Toilet facilities are currently very basic, although it is hoped that this may be addressed during 2009.


Mike goes prone... In order to shoot the course you obviously need an airgun with appropriate sights, and pellets. Any rifle will do to get you started whether it is spring, CO2, or pneumatic. A telescopic sight is a necessity on account of the size of the targets and the varying ranges they are placed at. It is not worth spending a lot of money on a rifle until you have visited the club and seen and tried the guns which are being used by other people. You can have just as much fun with an old spring powered rifle as with the most expensive pneumatic target rifle.

Note that under UK law any air rifle which exceeds 12 foot-pounds muzzle energy must be held on a Firearm Certificate (FAC). The club does not allow the use of such FAC rifles at its meetings.

If you prefer pistols to rifles you are welcome to shoot them at the club, but the lower power guns and lower magnification scopes make shooting the main course a real challenge. You are however welcome to set up your own pistol targets on the plinking range. Note that under UK law no air pistol can exceed 6 foot-pounds muzzle energy.

If you decide you like field target shooting, you will want a shooting cushion as most shots are taken from a sitting position, and the ground can be cold, wet and uncomfortable! A shooting cushion is just a tough canvas-like outer bag filled with polystyrene beads. For your first visits you can make your own 'cushion' by putting newspaper or old cushions into a strong plastic bin bag.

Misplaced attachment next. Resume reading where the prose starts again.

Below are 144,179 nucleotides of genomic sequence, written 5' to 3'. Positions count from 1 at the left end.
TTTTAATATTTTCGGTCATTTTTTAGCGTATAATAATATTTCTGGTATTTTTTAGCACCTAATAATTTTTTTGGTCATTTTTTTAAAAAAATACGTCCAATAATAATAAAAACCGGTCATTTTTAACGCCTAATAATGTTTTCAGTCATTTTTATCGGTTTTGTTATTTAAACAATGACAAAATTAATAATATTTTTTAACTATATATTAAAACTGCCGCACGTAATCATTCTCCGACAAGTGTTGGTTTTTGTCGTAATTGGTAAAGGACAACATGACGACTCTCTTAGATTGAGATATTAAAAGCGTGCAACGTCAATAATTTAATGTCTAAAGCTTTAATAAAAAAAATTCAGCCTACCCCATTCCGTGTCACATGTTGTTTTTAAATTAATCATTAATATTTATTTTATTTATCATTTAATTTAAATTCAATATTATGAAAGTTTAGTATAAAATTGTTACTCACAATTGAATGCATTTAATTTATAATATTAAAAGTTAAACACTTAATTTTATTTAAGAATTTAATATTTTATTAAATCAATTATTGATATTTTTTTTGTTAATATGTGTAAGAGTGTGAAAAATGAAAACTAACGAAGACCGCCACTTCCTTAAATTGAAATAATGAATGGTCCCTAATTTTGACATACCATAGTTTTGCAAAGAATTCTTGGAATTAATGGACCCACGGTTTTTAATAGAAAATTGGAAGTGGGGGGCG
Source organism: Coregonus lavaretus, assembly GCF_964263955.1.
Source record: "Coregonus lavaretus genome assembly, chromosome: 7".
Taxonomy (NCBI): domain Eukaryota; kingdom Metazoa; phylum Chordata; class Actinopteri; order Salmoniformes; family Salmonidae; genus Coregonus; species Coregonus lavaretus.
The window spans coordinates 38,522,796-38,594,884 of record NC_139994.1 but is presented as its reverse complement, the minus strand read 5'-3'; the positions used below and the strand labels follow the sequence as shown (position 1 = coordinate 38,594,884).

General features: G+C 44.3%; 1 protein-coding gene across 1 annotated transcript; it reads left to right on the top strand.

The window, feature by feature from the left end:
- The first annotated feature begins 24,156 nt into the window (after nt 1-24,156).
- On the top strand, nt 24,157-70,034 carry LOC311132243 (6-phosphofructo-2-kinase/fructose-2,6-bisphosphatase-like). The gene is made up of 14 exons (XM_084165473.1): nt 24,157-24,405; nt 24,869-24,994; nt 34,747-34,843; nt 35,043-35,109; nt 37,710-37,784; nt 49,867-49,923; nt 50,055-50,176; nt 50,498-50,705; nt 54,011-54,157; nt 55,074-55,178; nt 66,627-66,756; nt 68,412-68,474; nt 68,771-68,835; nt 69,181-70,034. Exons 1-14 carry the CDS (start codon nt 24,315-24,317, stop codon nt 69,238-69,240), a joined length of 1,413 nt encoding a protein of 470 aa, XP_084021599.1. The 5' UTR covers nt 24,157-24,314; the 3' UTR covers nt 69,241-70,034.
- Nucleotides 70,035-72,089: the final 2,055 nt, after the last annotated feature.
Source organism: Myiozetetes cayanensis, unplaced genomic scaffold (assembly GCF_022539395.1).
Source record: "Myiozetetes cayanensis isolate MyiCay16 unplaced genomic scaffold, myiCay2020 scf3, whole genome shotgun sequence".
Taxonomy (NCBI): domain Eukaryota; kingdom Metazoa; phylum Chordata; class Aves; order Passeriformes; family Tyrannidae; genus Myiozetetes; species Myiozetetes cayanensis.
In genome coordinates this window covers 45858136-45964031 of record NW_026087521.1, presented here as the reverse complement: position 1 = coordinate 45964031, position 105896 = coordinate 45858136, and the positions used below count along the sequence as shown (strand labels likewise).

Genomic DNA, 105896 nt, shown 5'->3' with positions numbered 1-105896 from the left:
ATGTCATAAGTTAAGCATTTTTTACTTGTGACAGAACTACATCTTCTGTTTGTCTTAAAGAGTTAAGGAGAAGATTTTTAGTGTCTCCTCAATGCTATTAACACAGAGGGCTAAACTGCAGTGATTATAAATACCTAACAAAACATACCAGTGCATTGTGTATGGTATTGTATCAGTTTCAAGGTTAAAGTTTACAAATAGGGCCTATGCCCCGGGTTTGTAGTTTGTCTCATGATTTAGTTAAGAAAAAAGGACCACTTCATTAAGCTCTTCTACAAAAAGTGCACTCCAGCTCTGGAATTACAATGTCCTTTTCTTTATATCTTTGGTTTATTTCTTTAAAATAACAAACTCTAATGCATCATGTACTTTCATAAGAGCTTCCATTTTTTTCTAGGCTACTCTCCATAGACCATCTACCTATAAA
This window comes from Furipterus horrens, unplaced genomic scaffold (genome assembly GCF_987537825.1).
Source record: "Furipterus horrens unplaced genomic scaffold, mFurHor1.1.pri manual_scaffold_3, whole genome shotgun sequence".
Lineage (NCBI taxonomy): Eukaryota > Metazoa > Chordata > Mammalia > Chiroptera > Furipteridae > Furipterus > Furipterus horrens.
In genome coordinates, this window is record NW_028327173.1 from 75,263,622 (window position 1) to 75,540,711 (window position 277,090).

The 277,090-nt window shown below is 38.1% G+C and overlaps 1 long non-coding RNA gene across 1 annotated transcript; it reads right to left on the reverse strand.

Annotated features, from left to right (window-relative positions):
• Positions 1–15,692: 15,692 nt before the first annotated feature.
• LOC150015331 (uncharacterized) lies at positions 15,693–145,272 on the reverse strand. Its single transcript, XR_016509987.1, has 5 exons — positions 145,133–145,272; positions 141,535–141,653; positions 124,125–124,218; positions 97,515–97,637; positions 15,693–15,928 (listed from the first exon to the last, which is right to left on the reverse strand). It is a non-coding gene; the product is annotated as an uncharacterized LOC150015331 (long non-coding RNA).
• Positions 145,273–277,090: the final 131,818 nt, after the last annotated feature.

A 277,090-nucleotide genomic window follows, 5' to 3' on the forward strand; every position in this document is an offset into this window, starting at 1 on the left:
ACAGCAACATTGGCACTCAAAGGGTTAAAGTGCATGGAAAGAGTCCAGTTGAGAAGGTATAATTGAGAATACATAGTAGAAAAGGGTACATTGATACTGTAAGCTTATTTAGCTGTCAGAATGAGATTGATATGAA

As far as clothing goes you really just need to be warm and comfortable, so depending on the weather you could be in shorts and T-shirt or thermals and waterproofs! It is a good idea to have a handy pocket or pouch for carrying your supply of pellets. And regardless of the time of year it is a good idea to have tough waterproof footwear.

What We Shoot

First of all, let's talk about what we don't shoot. As per 'safety' above, we don't shoot anything except the targets we have set up. We don't shoot each other, because we are always conscious of where our muzzles are pointing whether we are on the course, on the plinking range, or showing off our pride and joy to someone in the car park. And we don't shoot any animals or birds. Our arrangement with the landowner is very strict on this point.